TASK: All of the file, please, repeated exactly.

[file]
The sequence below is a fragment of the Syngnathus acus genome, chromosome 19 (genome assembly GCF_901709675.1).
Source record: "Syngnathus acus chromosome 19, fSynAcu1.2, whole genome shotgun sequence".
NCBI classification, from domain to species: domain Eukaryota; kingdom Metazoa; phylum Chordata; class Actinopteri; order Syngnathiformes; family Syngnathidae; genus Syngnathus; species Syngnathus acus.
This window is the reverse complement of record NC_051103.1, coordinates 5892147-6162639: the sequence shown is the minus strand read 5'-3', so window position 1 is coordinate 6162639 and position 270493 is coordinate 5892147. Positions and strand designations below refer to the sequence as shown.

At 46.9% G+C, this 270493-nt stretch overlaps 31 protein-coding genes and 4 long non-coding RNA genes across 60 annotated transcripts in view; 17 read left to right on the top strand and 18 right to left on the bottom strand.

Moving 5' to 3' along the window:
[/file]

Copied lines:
The sequence below is a fragment of the Syngnathus acus genome, chromosome 19 (genome assembly GCF_901709675.1).
Source record: "Syngnathus acus chromosome 19, fSynAcu1.2, whole genome shotgun sequence".
NCBI classification, from domain to species: domain Eukaryota; kingdom Metazoa; phylum Chordata; class Actinopteri; order Syngnathiformes; family Syngnathidae; genus Syngnathus; species Syngnathus acus.
This window is the reverse complement of record NC_051103.1, coordinates 5892147-6162639: the sequence shown is the minus strand read 5'-3', so window position 1 is coordinate 6162639 and position 270493 is coordinate 5892147. Positions and strand designations below refer to the sequence as shown.

At 46.9% G+C, this 270493-nt stretch overlaps 31 protein-coding genes and 4 long non-coding RNA genes across 60 annotated transcripts in view; 17 read left to right on the top strand and 18 right to left on the bottom strand.

Moving 5' to 3' along the window: